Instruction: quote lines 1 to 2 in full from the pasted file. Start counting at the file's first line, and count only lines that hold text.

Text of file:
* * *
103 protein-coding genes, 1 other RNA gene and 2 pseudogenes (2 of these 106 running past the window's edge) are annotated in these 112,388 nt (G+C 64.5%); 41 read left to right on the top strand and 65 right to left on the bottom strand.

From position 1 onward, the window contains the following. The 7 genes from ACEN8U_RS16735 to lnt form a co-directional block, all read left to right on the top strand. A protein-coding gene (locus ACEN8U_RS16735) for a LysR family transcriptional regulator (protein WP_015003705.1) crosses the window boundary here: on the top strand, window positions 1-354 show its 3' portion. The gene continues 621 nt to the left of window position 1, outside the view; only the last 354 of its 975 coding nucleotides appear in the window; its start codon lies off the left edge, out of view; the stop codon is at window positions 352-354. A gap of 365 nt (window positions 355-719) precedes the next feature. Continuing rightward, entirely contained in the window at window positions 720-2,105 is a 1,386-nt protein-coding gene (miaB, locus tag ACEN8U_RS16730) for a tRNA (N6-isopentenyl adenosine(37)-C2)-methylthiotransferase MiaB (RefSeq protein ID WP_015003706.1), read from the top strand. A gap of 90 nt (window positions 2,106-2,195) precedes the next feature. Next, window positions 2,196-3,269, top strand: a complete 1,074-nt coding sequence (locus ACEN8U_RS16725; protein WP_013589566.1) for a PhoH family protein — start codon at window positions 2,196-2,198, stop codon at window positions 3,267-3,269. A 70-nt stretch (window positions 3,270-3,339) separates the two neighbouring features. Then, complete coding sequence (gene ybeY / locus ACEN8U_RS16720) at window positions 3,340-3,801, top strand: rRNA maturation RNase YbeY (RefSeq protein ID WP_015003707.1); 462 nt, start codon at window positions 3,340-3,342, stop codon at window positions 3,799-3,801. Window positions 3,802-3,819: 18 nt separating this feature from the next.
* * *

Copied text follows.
103 protein-coding genes, 1 other RNA gene and 2 pseudogenes (2 of these 106 running past the window's edge) are annotated in these 112,388 nt (G+C 64.5%); 41 read left to right on the top strand and 65 right to left on the bottom strand.

From position 1 onward, the window contains the following. The 7 genes from ACEN8U_RS16735 to lnt form a co-directional block, all read left to right on the top strand. A protein-coding gene (locus ACEN8U_RS16735) for a LysR family transcriptional regulator (protein WP_015003705.1) crosses the window boundary here: on the top strand, window positions 1-354 show its 3' portion. The gene continues 621 nt to the left of window position 1, outside the view; only the last 354 of its 975 coding nucleotides appear in the window; its start codon lies off the left edge, out of view; the stop codon is at window positions 352-354. A gap of 365 nt (window positions 355-719) precedes the next feature. Continuing rightward, entirely contained in the window at window positions 720-2,105 is a 1,386-nt protein-coding gene (miaB, locus tag ACEN8U_RS16730) for a tRNA (N6-isopentenyl adenosine(37)-C2)-methylthiotransferase MiaB (RefSeq protein ID WP_015003706.1), read from the top strand. A gap of 90 nt (window positions 2,106-2,195) precedes the next feature. Next, window positions 2,196-3,269, top strand: a complete 1,074-nt coding sequence (locus ACEN8U_RS16725; protein WP_013589566.1) for a PhoH family protein — start codon at window positions 2,196-2,198, stop codon at window positions 3,267-3,269. A 70-nt stretch (window positions 3,270-3,339) separates the two neighbouring features. Then, complete coding sequence (gene ybeY / locus ACEN8U_RS16720) at window positions 3,340-3,801, top strand: rRNA maturation RNase YbeY (RefSeq protein ID WP_015003707.1); 462 nt, start codon at window positions 3,340-3,342, stop codon at window positions 3,799-3,801. Window positions 3,802-3,819: 18 nt separating this feature from the next.